We have seen many interesting things while diving at this site and Inscription Point. I have seen a shark (which at the time we had no idea what species it might be - I now believe it to be a very very skinny grey nurse shark) and a turtle. In June 2006 we saw a medium sized hawksbill turtle (see the photo above which is a different one I saw in February 2006 at Inscription Point) just off the wall.
In the period after 2015 we have been seeing Bare Island anglerfish here as well as sometimes painted anglerfish.
As you travel to the west, the depth varies between 12 and 14 metres and the wall's height varies from one metre to about three metres. If you move very slowly, once you get to the three metre wall, you can turn around and head back to the entry point.
If you are doing a one-way drift dive, after about 20 minutes the wall peters out and you will have sand on your left. Head south and after a minute or so you will encounter another wall. The depth is now 12 metres and there is an even more prominent wall. This wall is a consistent three metres high and has lots of overhangs. The depth will gradually come up to 10 metres as you follow this section of wall.
This wall is quite amazing. As I mentioned, there are lots of overhangs. Some of these are so large I would call them caves. You will see things like large cuttlefish and schooling catfish in them. After 40 to 45 minutes this wall also disappears. If you wish to finish the dive you can head south and in 9 or 10 minutes you will reach the shore. There are lots of easy exit points here and it is a simple matter to find one.
Alternatively you can keep heading in a rough westerly direction for another five minutes before heading to the south-east. This will bring you into a small sand gutter that leads back to the shore. Again, another alternative is to keep heading south-westerly from this area across the sandy bottom. There is a lot of sea grass here and some interesting things can be seen, including small cuttlefish, large flathead, nudibranchs, sea hares, pipefish and more. Eventually you will pass by (probably) the channel marker and then end up on the beach to the west of Cook's water point.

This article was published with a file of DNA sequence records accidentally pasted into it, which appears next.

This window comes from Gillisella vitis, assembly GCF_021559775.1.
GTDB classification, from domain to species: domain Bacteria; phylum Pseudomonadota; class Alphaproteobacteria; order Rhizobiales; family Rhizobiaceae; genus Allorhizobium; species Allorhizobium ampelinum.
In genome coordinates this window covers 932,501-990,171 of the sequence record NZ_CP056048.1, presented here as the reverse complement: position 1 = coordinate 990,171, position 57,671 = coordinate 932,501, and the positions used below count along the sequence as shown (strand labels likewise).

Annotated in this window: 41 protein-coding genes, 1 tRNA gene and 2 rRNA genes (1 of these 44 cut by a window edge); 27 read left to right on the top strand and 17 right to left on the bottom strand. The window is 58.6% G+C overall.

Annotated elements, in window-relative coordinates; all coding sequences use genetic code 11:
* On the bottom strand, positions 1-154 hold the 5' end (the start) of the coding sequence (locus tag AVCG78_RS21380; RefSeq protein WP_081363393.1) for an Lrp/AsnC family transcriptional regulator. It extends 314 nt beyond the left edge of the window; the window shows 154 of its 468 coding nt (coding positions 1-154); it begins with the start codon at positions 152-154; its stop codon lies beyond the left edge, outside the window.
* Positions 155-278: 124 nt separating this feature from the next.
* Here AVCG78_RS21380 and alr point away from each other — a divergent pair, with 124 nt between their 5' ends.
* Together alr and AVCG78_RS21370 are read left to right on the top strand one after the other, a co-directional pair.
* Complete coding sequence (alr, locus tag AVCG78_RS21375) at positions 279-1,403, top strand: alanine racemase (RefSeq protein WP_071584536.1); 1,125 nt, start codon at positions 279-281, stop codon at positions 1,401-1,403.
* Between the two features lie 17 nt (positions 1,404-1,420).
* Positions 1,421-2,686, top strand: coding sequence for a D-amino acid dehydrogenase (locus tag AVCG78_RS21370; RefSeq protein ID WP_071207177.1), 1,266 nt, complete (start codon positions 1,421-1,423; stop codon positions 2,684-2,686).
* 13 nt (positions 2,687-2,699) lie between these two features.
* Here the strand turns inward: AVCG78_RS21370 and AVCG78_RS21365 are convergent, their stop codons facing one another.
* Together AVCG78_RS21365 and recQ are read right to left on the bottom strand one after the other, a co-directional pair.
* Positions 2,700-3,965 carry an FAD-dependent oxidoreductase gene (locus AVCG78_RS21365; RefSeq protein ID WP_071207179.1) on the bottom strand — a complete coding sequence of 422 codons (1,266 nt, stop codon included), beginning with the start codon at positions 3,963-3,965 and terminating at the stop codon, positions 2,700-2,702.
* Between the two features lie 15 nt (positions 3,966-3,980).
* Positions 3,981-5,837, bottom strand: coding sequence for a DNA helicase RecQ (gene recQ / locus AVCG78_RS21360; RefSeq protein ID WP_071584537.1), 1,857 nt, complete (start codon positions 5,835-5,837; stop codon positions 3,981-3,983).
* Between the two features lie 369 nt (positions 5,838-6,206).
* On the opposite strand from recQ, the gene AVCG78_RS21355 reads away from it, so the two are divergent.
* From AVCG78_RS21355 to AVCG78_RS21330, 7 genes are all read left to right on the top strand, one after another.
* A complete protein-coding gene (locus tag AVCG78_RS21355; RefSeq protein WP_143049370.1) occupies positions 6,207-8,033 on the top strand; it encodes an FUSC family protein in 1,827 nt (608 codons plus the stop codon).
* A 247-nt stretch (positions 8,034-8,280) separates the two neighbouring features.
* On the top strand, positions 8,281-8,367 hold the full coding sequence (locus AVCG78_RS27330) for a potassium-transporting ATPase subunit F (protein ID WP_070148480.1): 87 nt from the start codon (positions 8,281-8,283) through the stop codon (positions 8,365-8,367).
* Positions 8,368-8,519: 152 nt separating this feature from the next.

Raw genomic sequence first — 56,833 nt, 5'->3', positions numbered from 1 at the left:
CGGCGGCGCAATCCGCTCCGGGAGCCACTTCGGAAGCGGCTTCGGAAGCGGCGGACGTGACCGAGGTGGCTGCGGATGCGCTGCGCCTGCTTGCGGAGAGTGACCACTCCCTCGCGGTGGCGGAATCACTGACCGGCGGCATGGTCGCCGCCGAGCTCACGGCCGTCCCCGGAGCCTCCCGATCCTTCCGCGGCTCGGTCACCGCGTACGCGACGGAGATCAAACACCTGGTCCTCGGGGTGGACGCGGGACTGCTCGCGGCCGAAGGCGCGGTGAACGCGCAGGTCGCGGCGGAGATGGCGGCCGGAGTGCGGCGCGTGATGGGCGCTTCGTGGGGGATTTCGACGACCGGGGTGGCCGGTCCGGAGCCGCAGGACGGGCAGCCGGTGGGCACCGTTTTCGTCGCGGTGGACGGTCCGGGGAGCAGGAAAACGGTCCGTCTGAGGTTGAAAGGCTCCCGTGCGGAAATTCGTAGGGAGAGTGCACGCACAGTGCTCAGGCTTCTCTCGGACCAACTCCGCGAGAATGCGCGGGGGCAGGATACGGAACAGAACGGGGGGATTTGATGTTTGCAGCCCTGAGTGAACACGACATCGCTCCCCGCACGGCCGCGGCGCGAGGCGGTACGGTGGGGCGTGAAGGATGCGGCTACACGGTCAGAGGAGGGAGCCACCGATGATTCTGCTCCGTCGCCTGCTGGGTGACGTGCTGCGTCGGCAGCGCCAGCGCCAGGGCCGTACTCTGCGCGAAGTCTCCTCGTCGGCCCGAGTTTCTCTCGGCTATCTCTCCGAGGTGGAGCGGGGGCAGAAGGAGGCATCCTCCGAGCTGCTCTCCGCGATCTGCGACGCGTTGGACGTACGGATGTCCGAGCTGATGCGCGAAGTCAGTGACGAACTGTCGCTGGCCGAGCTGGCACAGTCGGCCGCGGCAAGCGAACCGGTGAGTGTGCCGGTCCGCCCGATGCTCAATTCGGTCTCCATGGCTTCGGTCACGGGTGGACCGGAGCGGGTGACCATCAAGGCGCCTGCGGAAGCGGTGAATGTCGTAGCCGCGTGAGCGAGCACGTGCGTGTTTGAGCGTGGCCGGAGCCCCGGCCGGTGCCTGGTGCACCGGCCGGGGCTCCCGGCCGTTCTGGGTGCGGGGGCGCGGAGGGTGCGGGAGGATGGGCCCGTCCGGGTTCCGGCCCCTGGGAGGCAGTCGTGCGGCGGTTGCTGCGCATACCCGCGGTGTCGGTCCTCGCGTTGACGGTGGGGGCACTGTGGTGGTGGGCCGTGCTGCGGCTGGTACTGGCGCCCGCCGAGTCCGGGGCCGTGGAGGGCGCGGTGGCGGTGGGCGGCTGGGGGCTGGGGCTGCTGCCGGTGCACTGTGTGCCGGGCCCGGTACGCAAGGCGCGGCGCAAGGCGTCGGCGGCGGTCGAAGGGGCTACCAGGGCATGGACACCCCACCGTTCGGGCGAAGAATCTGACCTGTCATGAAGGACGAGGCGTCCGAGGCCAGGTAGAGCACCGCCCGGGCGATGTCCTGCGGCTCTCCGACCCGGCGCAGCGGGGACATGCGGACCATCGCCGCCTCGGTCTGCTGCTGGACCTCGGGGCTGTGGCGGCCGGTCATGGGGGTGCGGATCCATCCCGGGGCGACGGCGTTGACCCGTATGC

|A close up of a common sea dragon||A dwarf firefish at The Monuments|
Apart from common sea dragons, other fish to be seen here are common stingrays, flatheads, leatherjackets of all sorts (especially pygmy leatherjackets), bream, moray eels, small cuttlefish, old wife, bream, luderick, sergeant baker, blue groper and different types of wrasse.
Visibility here is usually never great, with five to seven metres being considered especially good. Tides are not really a consideration as they never really get strong enough to affect a dive plan. However, you will get marginally better visibility on an incoming tide and will also be travelling with the tide for the whole dive.
The Monuments is a very good dive site. It is especially good in very strong southerly winds and seas as it is one of the few sites protected in Sydney. Even in very large southerly/south-easterly swells you can normally dive here. If the seas are from the north to east quarter and are big (over 1 to 1.5 metres) then you may have problems.
After the dive you can have a barbecue on the free gas barbecues or a picnic lunch. It is also a great place to make a day of it with two dives and a good surface interval
This dive also makes a great night dive. However, as you cannot access the park at night time (the gates get locked at various times over the year), you need to do it a little differently. Park at the corner of Captain Cook Drive and Prince Charles Parade. Gear up and walk along the formed pathway to the north-east (parallel to the shore). After about 400 metres you will see a monumental seat inscribed "Banks". Stop here for a rest. Then keep going along the path till it turns back inland and then follow the grass close to the edge of the shore. Head to the normal entry point. This is about 800 metres from the spot where you parked your car. It is a long walk but not too hard as it is flat. Exit as the last option above (just before the Banks seat). A really great dive worth the effort.
I have a whole page of photographs which came from three dives over three days in April 2020. Click here to see them.
|A close up of a common sea dragon||Male sea dragon with eggs|
|Blue-lined bubble||Made-up phyllodesmium, aka opera house nudi|
| Blue spotted elysia||Bennetts hypselodoris|
|Variable apheldoris on a giant jelly ascidian||Purple-lined nembrotha|